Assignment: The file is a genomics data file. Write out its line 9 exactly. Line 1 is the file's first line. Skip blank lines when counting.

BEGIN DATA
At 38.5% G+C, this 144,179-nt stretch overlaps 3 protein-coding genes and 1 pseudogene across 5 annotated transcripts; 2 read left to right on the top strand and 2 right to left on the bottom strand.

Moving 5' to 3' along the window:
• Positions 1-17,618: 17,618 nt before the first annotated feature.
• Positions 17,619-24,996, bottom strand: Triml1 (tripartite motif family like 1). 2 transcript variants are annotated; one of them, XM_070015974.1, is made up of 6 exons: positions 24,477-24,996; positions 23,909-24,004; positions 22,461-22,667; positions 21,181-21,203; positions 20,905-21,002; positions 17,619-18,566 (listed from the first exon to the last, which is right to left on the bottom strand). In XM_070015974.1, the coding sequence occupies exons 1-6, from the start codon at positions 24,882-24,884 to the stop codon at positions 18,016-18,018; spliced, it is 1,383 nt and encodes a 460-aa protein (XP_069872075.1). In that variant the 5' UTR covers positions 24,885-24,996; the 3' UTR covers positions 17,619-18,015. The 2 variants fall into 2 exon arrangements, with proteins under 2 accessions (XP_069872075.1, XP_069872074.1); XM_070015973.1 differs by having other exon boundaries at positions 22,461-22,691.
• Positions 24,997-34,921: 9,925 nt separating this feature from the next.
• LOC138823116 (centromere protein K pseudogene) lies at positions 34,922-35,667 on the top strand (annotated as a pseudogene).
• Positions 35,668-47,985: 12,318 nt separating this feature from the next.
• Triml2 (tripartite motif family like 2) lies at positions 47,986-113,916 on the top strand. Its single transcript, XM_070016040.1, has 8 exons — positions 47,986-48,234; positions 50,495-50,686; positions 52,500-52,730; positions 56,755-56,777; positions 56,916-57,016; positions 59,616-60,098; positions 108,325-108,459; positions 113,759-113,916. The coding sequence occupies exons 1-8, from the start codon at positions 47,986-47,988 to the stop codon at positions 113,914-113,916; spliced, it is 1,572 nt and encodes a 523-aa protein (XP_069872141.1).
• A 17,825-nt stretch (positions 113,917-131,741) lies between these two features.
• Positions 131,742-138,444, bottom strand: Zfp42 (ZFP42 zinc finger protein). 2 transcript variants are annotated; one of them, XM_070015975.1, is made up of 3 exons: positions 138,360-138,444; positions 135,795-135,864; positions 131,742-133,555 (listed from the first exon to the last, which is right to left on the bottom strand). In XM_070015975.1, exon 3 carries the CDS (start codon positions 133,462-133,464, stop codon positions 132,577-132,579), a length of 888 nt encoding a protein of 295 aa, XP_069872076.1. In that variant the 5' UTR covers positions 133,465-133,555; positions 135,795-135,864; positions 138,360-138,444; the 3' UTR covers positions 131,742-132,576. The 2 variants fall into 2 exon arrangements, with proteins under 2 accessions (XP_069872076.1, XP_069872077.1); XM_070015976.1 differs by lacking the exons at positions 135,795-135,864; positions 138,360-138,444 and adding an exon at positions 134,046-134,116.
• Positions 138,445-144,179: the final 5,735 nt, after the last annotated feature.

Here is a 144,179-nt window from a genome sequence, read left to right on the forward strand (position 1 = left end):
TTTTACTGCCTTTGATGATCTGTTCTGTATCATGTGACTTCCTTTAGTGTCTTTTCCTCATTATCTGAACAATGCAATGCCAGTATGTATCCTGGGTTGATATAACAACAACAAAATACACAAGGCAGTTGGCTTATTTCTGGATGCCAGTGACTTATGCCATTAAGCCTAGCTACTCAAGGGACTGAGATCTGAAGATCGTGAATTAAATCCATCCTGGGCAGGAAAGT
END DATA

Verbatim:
• A 17,825-nt stretch (positions 113,917-131,741) lies between these two features.